Abstract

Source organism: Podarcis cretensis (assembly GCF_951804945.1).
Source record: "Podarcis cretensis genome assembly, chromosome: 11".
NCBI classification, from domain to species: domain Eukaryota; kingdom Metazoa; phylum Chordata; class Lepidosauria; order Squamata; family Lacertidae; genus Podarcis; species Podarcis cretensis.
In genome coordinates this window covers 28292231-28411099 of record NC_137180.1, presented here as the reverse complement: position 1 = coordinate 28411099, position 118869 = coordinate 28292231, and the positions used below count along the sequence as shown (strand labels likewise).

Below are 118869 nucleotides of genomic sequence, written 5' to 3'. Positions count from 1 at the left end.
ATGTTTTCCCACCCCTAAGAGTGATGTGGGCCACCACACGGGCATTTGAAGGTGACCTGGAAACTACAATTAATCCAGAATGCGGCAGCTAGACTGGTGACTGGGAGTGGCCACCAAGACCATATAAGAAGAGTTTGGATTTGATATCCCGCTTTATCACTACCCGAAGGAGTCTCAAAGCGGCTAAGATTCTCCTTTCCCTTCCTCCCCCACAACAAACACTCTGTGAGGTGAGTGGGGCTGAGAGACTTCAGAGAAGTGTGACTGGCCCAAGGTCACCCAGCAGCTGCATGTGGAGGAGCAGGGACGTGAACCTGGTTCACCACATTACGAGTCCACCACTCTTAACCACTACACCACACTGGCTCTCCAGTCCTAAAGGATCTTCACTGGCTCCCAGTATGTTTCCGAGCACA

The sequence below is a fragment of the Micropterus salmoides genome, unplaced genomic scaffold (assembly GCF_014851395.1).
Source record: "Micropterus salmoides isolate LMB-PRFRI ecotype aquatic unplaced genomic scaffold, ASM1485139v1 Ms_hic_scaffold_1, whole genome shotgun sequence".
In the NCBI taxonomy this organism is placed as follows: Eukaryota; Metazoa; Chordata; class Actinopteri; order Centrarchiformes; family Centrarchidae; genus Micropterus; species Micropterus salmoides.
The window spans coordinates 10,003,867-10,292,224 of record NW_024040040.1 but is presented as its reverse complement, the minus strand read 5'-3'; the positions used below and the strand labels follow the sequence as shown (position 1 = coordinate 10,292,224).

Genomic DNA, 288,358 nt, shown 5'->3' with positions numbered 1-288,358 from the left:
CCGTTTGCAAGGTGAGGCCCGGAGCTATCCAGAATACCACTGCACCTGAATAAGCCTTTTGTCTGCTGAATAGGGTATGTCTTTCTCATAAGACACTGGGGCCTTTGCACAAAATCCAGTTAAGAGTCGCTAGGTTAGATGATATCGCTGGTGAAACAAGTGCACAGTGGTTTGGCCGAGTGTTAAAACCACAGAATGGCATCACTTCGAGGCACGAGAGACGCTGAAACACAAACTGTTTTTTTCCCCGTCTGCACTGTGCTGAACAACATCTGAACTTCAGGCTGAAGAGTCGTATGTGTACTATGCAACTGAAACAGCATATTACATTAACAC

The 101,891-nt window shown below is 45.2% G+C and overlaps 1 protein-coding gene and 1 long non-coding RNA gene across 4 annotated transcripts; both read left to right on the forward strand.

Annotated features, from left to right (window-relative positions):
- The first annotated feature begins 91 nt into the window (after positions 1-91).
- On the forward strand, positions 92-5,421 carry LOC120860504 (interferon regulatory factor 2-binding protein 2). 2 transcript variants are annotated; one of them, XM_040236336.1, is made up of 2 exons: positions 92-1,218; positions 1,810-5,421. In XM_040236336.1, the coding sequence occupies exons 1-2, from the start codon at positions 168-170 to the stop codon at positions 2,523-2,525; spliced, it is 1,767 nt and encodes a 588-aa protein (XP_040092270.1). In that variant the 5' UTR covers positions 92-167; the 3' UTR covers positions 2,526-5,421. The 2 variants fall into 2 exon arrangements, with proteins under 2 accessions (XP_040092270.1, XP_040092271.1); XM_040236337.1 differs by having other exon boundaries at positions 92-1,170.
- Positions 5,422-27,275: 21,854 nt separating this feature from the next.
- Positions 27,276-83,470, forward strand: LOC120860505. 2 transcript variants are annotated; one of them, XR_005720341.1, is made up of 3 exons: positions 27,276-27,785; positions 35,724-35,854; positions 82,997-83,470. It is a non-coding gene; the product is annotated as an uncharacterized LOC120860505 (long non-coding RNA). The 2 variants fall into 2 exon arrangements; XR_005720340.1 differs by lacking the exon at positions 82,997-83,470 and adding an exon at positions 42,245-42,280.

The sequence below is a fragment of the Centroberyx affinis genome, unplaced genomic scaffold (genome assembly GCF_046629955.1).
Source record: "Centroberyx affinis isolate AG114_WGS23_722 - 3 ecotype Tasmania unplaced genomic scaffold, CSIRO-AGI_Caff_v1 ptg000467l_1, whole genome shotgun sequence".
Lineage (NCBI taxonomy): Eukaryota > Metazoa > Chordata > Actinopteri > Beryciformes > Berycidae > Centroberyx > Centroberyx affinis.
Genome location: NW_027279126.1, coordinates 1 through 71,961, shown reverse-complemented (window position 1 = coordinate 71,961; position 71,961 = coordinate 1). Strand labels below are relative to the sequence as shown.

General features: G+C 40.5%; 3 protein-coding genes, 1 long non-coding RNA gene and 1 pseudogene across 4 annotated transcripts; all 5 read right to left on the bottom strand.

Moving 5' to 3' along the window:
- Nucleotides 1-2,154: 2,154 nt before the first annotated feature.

Sea turtle strandings due to cold-stunning are seen when turtles are exposed to ocean temperatures that acutely and persistently drop below approximately 12°C. In North Carolina, this syndrome affects imperiled loggerhead Caretta caretta, green Chelonia mydas, and Kemp's ridley Lepidochelys kempii sea turtle species. Based on oceanic and meteorological patterns of cold-stunning in sea turtles, we hypothesized that we could predict the daily size of cold-stunning events in North Carolina using random forest (RF) models. We used cold-stunning data from the North Carolina Sea Turtle Stranding and Salvage Network from 2010 to 2015 and oceanic and meteorological data from the National Data Buoy Center from 2009 to 2015 to create a RF model that explained 99% of the variance. We explored additional models using the 10 and 20 most important variables or only oceanic and meteorological variables. These models explained similar percentages of variance. The variables most frequently found to be important were related to air temperature, atmospheric pressure, wind direction, and wind speed. Surprisingly, variables associated with water temperature, which is critical from a biological perspective, were not among the most important variables identified. We also included variables for the mean change in these metrics daily from 4 d before the day of stranding. These variables were among the most important in several of our models, especially the change in mean air temperature from 4 d before stranding to the day of stranding. The importance of specific variables from our RF models can be used to guide the selection of future model predictors to estimate daily size of cold-stunning events. We plan to apply the results of this study to a predictive model that can serve as a warning system and to a downscaled climate projection to determine the potential impact of climate change on cold-stunning event size in the future.

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